May 29 2015 Latest news:
Wednesday, March 26, 2014
Today there is much talk about how important they are and why it would be good to see more of them...there was a time when Norwich was a manufacturing city that there were thousands of them.
LSE is the last surviving industrial giant in Norwich, sending its high-tech electrical equipment around the world.
Formed in 1884 it went on to employ 3,000 people at three sites across the city.
In more recent times the company went on to make electric motors which drove the tunnelling machine which dug the UK side of the channel Tunnel.
The size of the operation in Norwich has been scaled down over the years but it remains one of the world’s leading producers of electric motors.
Apprentices, working at factories or in offices, large and small, being taught a range of skills which would give them the opportunity to make their way in the world and live a good life.
The apprenticeships, often lasting several years, proved so important to generations of boys and girls and in Norwich and Norfolk of the 21st century many of them are running their own businesses.
But the unsung heroes were those on the factory or office floor who were teaching those under their wing. Passing on their precious skills. People spoken about but rarely written about.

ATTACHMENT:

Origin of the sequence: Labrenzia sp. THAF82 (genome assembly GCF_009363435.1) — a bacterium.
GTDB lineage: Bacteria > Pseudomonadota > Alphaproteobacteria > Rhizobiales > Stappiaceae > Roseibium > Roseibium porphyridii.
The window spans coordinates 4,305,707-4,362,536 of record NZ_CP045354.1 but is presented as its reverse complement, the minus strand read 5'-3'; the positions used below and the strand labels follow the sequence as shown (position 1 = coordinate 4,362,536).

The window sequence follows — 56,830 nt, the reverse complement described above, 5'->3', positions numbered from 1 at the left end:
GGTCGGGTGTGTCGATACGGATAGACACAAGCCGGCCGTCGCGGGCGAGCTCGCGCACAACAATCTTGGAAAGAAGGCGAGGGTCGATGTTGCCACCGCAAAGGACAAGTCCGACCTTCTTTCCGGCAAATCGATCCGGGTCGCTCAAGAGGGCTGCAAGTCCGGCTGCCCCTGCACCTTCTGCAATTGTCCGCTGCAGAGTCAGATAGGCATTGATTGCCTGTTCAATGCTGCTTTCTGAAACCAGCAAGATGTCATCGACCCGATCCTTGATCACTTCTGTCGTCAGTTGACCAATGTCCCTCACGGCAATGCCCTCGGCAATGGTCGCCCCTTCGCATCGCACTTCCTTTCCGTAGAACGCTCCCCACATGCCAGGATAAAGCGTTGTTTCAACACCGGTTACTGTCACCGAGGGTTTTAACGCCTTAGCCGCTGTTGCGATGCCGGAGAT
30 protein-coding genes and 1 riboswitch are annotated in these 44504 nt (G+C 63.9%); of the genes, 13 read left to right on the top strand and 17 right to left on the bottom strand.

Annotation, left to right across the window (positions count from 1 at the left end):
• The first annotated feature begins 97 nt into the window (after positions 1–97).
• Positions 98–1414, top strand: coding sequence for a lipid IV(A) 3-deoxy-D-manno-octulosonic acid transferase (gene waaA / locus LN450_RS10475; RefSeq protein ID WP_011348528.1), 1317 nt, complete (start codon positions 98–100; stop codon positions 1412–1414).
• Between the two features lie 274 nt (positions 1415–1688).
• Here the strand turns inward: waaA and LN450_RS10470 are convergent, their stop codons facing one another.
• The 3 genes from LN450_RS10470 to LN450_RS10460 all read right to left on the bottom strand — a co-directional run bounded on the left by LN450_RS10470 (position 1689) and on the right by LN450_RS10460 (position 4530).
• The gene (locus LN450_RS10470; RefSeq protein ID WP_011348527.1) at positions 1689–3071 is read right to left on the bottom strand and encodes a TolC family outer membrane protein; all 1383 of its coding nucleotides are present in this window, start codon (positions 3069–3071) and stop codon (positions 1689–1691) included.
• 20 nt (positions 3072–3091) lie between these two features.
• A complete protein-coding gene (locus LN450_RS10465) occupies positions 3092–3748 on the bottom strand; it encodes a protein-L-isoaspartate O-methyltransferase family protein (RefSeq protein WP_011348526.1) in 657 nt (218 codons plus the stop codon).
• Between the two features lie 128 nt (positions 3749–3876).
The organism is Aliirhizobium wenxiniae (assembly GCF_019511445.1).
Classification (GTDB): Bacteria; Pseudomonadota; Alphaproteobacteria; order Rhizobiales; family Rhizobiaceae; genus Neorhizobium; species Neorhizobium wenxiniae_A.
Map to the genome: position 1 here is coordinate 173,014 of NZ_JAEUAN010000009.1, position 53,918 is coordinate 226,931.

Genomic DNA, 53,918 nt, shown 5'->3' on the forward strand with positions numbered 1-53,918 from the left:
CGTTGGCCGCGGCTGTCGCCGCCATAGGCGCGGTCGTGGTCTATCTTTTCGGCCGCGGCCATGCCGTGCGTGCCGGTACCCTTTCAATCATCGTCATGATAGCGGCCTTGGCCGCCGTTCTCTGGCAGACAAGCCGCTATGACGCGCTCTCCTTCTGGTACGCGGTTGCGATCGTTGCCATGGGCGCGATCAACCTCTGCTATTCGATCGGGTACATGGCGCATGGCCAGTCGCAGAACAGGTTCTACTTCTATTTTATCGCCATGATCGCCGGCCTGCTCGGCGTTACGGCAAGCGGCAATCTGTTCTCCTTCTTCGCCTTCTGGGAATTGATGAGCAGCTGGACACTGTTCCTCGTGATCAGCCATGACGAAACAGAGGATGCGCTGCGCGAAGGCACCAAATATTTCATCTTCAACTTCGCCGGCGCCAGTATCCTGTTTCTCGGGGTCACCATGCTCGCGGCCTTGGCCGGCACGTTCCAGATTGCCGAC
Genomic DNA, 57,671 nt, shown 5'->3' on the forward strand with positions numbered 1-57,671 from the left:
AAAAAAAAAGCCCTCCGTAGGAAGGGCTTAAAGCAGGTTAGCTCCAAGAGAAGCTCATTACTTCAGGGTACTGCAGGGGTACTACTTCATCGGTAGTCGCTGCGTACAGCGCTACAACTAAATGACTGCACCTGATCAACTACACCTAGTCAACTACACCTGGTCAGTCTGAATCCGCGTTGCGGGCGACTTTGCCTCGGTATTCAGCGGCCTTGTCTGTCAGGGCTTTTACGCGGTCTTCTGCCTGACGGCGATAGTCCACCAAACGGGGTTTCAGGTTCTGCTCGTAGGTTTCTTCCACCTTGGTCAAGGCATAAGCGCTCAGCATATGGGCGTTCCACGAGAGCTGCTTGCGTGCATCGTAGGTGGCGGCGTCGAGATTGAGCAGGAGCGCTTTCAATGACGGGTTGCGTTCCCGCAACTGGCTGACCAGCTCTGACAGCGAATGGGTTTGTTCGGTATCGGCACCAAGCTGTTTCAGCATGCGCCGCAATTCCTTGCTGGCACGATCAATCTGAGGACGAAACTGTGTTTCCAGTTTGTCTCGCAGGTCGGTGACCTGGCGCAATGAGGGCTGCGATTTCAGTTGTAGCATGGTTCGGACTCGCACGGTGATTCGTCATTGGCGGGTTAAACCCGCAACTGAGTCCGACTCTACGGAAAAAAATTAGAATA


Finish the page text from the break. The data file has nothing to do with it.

Today David Coe of Norwich wants to pay tribute to a man who he has never forgotten – the late and much-loved Frank Jones and here he is in the 1970s with some of his colleagues and apprentices in the tinsmiths department at the world-famous Laurence, Scott and Electromotors factory in the city.
“He was such a wonderful, genuine man who taught me so much. He always had time for all of us,” said David, now 71, who worked in the tinsmiths department at LSE from 1959 to 2000.
As David says: “You often write about men and women who died many years ago and the legacy they left behind. More often than not these people are well known to the general public.”
But there are others, people who lived their lives out of the spotlight, who have had a lasting impact on your life. People who never leave your thoughts.
“One person I looked up was one of my tutors at LSE who had the nightmare task of teaching me the skills to become a sheet metal worker over my five-year apprenticeship in the 1960s – Frank Jones,” said David.
“Frank was one of the nicest people I have ever known and worked with. He was very highly skilled and had the rare ability to teach and pass his skills on to others. I confess that when I left LSE after more than 40 years, I was, in skill terms, little more than his tea boy,” he added.
Their friendship continued outside work and David would go fishing with Frank near his home at Cantley.
“He told me that during the war he went to Wolverhampton to work in a factory making fuel tanks for aircraft and was sent out to the Far East where he ended up guarding Japanese PoWs.
He returned from war duties to work at LSE where he shared his skills with so many others before retiring.
Then, in 2003, then in his 80s, Frank went for a walk on Cantley marshes and disappeared. He was believed to have been suffering from depression. His body was discovered two weeks later.
“It was a sad end for a real gentleman who was always prepared to help anyone with problems,” added David.